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Institutional Control

So you want to be an AD


The term "institutional control" sounds ominous, perhaps because it is the core of the expression that is at the core of the worst of NCAA violations: "lack of institutional control."

But institutional control itself is a good and essential concept that links varsity athletics programs with higher education. Without it, any college athletics program is not much more than a bunch of kids playing games.

The concept of institutional control is at the center of the Model Division II Athletics Department document developed several years ago by the Division II Athletics Directors Association. That model, which is included in this chapter, has been revised several times over the years, but the core message has remained the same: Any athletics program must reflect the ideals of the institution it represents, and it is up to the athletics director to constantly inform the president (or the person to whom the athletics director reports) of all relevant developments within the program.

As you prepare to pursue a career as an athletics director, you must seriously consider this important responsibility. The president of the institution is ultimately responsible for the integrity of the institution, and that includes compliance with NCAA rules. If you are not comfortable delivering potentially bad news to your boss, then perhaps being an athletics director is not the best career for you.

Questions to consider:

  • Are you comfortable being directly accountable to the president of the institution, even when things go wrong?
  • Do you need to develop organizational and communication skills to keep supervisors informed about all aspects of athletics department operations?
  • Do you understand and respect the role of the faculty athletics representative?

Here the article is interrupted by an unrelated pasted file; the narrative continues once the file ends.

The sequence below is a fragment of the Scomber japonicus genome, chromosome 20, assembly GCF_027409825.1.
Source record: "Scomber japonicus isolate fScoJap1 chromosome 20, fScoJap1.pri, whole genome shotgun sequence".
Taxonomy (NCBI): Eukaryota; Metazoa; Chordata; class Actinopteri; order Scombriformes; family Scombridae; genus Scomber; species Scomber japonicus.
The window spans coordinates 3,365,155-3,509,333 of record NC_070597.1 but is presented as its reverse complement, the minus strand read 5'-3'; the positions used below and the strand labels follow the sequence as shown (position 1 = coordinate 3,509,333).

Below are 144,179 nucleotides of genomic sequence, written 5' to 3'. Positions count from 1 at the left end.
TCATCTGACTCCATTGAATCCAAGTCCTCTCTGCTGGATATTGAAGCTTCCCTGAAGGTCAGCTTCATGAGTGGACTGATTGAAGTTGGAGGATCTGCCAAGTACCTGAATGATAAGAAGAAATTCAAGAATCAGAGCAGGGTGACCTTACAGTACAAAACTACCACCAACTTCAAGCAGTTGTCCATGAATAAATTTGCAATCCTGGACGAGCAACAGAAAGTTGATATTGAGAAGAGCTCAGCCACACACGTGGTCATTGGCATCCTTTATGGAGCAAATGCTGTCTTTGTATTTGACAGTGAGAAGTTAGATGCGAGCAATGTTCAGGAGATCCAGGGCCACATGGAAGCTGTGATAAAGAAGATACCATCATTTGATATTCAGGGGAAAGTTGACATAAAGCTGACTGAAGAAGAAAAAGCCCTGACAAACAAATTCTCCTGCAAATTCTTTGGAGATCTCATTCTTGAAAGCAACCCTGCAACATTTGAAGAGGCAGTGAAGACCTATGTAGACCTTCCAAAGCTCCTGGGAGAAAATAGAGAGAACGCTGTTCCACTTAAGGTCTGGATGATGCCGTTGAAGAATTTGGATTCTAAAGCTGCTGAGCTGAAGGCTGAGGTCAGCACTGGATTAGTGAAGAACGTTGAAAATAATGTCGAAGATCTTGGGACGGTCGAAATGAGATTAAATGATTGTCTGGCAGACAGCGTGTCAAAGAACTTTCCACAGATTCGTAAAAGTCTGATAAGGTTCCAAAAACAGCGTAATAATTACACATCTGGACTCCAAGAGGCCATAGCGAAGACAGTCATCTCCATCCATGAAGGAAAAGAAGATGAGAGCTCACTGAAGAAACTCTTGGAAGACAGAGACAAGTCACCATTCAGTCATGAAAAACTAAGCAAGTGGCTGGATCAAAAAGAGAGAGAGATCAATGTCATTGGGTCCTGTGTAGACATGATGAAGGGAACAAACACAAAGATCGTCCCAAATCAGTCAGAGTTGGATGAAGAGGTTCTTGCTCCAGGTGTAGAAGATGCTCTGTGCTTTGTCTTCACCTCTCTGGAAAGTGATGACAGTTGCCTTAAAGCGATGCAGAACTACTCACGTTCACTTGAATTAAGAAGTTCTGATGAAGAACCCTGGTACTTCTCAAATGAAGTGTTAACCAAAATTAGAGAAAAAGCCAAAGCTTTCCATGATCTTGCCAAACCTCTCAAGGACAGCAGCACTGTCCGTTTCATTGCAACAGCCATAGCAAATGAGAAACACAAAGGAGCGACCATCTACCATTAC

• Would you value counsel and oversight from an athletics advisory board?
  • Are you willing to commit to finding and reporting secondary violations within your athletics program (in addition to major infractions)?
  • If you are not already familiar with NCAA legislation, how to you plan to learn it?

In fact, things will go wrong at times, often in ways that are routine or understandable. That's why the NCAA has a secondary violation process that encourages the athletics leadership of each institution to monitor and report small problems before they become big ones. As far as the NCAA is concerned, that vigilance regarded as a sign of a well-monitored athletics program. A program without secondary violations might be considered one that is willing to sweep problems under the rug.

In addition to building trusting relationships with institutional leaders, athletics directors must understand and value the role of the faculty athletics representative, who plays a primary role in ensuring student-athlete welfare, especially with regard to academics. The athletics director also should be involved in the formation and oversight of an effective athletics advisory board, which can provide valuable counsel if administered properly.

However tedious it may be, anybody considering a career as an athletics director must learn the relevant sections of the NCAA Division II Manual. If you come from a rules compliance background, then you have a head start. If not, then you must read it and -- more importantly -- get the help you need to fully understand it. If there's a problem later on, ignorance of the rules will not be a sufficient explanation -- and it certainly will not be an adequate defense.

This section provides a wealth of documents to help you understand how effective athletics programs document important components of institutional control. Among those documents are two compliance manuals. It is important to understand that these manuals appear here only to illustrate how they are organized and the level of detail that is addressed. Any actual rules compliance questions should be dealt with directly through institutional, conference or NCAA channels.

Other documentation includes two faculty athletics representative job descriptions, NCAA Bylaw 6 (which covers institutional control issues), the make-up of two athletics advisory boards (along with agendas and minutes from actual meetings), and the make-up of two compliance committees (along with agendas and minutes from actual meetings).